But Doperak says that skateboarding, roller blading, football, and even soccer can put people at risk for wrist fractures. “I see quite a few in soccer, believe it or not. You shouldn’t be using your arm in soccer, but people trip and they fall down onto an outstretched arm.”

Sprains can also happen when the wrist is forced backward, tearing the ligament that connects the bones of the wrist.

Hand and finger injuries

Certain sports cause a lot of hand and finger injuries, Doperak says. “Rock climbing has a lot of finger injuries because people are grasping the rock. Football -- where guys are grabbing jerseys and using their hands to tackle -- we see quite a few finger injuries, as well.”

Finger fractures are a common problem, Doperak says. For example, people can break fingers by trying to catch a fast-flying baseball.

And that’s not the only problem attributed to balls. Thumb sprains happen when the thumb is pushed backward with force, causing the ligament to stretch or tear. Football, basketball, and baseball -- sports that involve catching a ball -- are more likely to sprain the thumb, according to Doperak. Symptoms include swelling and tenderness, pain when moving the thumb, and inability to hold things between the thumb and fingers.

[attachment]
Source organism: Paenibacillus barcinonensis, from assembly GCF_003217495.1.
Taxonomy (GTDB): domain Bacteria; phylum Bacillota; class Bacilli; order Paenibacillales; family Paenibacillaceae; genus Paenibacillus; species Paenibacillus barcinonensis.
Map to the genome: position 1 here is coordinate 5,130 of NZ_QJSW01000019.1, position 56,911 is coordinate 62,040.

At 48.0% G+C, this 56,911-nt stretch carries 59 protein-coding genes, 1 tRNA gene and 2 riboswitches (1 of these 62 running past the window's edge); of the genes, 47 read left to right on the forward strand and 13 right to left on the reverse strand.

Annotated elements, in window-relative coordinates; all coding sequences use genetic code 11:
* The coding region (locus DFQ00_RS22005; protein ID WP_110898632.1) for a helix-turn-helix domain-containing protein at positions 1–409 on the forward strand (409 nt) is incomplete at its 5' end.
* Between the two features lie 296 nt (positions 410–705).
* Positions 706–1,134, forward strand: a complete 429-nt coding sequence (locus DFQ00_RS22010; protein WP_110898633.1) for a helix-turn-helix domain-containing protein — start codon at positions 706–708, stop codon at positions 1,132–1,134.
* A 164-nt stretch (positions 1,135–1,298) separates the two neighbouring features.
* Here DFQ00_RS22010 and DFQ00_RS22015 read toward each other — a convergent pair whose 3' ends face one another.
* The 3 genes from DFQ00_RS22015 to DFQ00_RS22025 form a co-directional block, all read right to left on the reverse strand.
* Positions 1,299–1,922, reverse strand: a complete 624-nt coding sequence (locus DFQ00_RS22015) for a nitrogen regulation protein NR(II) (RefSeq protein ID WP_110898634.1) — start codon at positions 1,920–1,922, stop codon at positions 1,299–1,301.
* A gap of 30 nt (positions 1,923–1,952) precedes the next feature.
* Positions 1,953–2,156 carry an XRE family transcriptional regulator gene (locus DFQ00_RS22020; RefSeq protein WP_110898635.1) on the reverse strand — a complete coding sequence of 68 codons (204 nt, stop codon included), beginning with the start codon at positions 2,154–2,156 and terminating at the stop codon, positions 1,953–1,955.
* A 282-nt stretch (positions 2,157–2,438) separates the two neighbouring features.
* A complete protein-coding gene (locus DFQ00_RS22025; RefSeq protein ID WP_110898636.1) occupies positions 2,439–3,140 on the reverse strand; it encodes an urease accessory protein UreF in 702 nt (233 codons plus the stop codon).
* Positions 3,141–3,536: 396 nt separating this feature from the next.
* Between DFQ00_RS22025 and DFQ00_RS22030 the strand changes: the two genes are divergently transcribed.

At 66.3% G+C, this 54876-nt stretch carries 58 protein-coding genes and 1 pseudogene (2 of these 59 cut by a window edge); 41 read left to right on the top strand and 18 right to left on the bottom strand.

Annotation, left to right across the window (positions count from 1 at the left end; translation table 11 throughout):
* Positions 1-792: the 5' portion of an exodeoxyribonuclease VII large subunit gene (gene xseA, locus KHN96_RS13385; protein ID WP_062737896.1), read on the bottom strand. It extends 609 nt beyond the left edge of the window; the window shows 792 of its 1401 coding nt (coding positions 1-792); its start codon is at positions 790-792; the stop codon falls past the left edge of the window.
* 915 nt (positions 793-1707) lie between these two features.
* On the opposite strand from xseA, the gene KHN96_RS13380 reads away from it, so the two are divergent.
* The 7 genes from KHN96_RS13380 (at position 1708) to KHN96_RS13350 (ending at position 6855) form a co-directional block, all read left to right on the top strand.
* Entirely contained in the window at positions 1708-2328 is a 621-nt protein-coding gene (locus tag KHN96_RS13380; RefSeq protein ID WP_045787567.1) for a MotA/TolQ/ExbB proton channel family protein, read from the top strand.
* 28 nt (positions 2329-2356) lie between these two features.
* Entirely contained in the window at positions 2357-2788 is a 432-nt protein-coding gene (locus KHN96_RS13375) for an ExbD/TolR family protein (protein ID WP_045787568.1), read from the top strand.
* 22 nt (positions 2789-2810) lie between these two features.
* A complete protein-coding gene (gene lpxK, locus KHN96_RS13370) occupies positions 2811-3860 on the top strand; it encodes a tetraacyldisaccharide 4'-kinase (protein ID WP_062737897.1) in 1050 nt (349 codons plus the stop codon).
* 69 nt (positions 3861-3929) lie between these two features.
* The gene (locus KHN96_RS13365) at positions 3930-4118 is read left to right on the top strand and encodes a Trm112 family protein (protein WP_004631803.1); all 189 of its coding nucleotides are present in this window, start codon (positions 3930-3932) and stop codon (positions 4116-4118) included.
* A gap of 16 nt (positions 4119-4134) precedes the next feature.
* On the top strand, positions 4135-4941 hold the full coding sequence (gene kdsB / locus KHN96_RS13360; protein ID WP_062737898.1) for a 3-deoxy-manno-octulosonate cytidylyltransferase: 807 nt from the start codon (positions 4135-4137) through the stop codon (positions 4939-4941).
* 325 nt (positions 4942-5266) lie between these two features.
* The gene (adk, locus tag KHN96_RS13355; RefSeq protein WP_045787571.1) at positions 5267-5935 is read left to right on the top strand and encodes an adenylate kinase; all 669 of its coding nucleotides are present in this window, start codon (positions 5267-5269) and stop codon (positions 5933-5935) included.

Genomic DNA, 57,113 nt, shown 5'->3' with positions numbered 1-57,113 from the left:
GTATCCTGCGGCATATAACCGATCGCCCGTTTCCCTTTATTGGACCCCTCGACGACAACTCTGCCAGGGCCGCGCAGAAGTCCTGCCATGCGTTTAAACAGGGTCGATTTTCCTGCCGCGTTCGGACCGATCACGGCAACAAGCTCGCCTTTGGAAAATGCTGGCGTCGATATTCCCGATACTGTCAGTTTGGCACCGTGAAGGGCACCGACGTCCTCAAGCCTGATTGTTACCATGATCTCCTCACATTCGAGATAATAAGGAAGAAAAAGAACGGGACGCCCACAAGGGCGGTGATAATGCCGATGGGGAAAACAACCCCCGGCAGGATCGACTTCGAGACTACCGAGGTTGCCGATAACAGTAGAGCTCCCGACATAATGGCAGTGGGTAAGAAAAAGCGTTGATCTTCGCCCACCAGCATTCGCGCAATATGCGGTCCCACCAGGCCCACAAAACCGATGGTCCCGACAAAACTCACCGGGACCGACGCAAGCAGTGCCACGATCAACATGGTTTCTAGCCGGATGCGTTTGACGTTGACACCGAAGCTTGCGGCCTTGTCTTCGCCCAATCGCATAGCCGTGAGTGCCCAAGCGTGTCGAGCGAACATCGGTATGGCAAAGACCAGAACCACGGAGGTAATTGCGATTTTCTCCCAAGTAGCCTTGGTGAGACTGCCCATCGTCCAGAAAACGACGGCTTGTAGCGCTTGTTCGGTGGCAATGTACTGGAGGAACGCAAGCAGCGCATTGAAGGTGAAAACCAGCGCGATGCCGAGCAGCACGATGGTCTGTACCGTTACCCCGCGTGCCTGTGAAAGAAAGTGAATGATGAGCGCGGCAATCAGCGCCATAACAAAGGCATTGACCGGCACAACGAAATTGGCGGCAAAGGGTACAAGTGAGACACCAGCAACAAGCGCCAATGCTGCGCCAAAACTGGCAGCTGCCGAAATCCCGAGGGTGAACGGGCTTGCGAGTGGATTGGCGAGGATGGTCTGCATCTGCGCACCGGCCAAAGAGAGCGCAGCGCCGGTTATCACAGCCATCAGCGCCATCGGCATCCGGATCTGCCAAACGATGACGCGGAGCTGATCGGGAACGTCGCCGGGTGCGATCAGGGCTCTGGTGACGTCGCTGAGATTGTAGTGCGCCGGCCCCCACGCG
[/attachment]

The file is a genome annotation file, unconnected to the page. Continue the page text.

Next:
The hands are also susceptible to tendon injuries, Doperak says. “People can get a mallet finger, which is a tear to a tendon in their finger that causes the end of the finger to fall forward toward the palm.” The damage to this tendon results in a finger or thumb that cannot be straightened. Typically the injury results from a force to the tip of the finger.

In fact, “If someone suspects that they have a tendon injury to their hand, that’s something that needs immediate attention,” she says. The main warning sign is an inability to straighten or bend a finger.

Treatment for elbow, wrist ,and finger injuries vary, depending on the problem. But common therapies include: resting, icing, and elevating the injured area; pain medication; cortisone shots in severe cases of tennis elbow; splinting or immobilizing the injured part; and wearing a cast to allow a fracture to heal.